Many people we talk to target age 62 for retirement. Unfortunately, when we talk about healthcare costs and when they are eligible for Medicare, the goal is often changed to 65 or even later in some cases. The reason many people target age 62 is because that is when people are eligible to take Social Security. There are some things that should be considered before making that decision because being eligible does not mean you have to take it.
While eligibility starts at age 62, your Social Security benefit is offered at a reduced rate. In order to receive your full amount, you would have to wait until your full retirement age (FRA), which is between 66 and 67 depending on when you were born. If you were born between 1943 and 1954, your FRA is 66. There is an additional 2 months added each year to the FRA for those born from 1955-1959 and the age is 67 for those born in 1960 or later. If you start your Social Security at age 62, the reduced rate is a little less than 75% of your full amount. The percentage increases marginally every month that you defer it until your FRA.
Let’s look at an example from the Social Security website:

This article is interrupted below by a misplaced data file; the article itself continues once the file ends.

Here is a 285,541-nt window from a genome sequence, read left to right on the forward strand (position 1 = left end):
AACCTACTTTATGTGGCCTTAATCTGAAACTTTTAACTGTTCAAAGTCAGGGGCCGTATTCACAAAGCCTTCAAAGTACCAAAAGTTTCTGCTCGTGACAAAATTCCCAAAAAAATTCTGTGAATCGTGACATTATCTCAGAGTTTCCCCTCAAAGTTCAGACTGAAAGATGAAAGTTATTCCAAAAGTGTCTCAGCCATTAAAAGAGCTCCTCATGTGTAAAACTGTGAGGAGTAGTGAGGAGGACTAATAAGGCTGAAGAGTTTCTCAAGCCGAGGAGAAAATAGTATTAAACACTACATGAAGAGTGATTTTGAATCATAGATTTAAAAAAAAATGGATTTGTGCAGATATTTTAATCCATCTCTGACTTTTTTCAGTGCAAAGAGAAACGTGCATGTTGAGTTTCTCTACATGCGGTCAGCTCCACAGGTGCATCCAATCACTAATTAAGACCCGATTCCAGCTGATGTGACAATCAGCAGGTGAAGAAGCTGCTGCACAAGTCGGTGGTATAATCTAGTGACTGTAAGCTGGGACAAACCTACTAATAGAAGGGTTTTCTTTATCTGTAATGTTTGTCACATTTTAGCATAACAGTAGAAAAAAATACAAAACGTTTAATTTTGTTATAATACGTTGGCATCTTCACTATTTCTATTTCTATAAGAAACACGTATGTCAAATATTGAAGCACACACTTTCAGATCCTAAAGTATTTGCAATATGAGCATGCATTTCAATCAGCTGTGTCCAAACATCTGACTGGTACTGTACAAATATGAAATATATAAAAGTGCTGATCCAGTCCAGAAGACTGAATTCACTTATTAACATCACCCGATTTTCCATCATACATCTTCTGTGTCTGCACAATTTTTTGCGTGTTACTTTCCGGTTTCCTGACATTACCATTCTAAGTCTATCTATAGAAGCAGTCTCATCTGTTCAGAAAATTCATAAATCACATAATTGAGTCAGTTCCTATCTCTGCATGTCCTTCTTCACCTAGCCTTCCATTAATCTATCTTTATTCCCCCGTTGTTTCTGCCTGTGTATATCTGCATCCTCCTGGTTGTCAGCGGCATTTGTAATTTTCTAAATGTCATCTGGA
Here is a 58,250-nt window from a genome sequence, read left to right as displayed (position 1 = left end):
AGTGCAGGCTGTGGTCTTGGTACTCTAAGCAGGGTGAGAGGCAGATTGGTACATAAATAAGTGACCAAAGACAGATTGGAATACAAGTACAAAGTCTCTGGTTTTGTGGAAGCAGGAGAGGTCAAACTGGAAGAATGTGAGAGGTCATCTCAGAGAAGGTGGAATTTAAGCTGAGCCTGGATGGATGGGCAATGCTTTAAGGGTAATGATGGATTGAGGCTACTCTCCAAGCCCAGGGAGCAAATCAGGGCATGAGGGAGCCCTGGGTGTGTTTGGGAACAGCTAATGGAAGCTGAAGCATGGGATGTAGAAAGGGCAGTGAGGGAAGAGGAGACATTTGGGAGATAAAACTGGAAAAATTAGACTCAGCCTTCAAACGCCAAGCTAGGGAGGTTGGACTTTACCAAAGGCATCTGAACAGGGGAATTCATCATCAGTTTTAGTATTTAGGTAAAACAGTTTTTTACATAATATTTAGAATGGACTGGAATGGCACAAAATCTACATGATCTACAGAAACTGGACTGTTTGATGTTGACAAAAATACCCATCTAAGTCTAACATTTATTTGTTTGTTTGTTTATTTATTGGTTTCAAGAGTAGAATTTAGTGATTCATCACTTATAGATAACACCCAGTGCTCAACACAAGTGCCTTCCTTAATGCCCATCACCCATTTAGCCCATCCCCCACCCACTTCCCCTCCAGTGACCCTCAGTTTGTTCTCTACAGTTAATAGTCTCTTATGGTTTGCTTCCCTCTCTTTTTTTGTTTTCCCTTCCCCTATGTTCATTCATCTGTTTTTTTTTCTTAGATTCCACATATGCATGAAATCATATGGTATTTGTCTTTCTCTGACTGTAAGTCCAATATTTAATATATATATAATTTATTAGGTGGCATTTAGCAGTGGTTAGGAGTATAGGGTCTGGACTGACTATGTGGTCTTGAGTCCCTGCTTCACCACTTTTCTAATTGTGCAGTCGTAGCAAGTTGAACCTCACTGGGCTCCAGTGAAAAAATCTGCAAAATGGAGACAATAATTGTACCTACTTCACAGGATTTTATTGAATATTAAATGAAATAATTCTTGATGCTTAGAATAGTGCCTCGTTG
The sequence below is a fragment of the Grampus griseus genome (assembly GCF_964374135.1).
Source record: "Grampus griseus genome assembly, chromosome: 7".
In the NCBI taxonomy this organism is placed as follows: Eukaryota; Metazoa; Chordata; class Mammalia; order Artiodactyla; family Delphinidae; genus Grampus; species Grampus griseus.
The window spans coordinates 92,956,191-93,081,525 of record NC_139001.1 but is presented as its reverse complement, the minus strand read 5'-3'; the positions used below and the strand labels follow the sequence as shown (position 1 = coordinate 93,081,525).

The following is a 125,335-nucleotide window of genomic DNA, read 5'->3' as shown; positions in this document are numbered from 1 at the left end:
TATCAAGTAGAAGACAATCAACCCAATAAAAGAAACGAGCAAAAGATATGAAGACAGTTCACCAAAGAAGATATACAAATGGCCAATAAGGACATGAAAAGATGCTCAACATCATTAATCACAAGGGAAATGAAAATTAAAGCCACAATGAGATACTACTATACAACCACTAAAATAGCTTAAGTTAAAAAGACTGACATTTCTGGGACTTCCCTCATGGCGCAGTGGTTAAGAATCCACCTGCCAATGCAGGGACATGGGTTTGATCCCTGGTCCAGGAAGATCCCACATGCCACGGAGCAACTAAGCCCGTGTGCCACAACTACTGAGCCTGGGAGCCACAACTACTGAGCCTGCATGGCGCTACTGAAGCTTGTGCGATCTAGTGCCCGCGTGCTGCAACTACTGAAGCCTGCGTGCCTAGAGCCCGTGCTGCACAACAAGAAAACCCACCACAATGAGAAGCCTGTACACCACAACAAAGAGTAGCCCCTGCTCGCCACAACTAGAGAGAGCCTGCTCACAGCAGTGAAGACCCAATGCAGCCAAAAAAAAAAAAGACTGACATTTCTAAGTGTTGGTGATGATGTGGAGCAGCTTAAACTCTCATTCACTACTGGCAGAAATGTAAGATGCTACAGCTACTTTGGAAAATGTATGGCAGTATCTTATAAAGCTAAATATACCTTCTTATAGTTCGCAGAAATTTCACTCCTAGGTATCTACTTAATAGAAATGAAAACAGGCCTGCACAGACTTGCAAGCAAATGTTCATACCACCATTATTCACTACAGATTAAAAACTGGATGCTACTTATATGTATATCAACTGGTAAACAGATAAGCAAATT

If you were born in 1956, then your FRA is 66 and 4 months. Let’s say your full amount is $2500 per month. At 62, you would be eligible to receive 73.3% of the $2500 or $1832.50. At 63, it would be 78.3% or $1957.50. It continues to increase on a monthly basis all the way to your FRA of 66 and 4 months. There is a breakeven point for taking it early vs. deferring. In this example, the breakeven on taking it at 62 is age 78. The breakeven at 63 is almost exactly the same, but it is about 2 months longer. If you start it at age 64, the breakeven is closer to age 79 and at age 65, it is right around 80*.
If we knew our fate, it would be a fairly easy decision. Well, not so fast. There is another major factor to consider. If you start Social Security early while you are still working, there is an earned income limit of $18,240. Any earnings above that amount would result in a reduction of your social security by $1 for every $2 earned above that amount up to earnings of $48,600. Any earnings above the $48,600 would result in a reduction of $1 for every $3 above that limit**. We wrote about this in greater detail back in April. You can view that post by clicking here.
Social Security is a complex topic that you have to start thinking about at age 62. There are some important decisions to make that can impact the rest of your life. In addition to the breakeven points and earned income limitations, it is also important to understand how different income sources affect the taxation of your Social Security. This is yet another reminder of the importance of taking the time to review your situation and make a plan.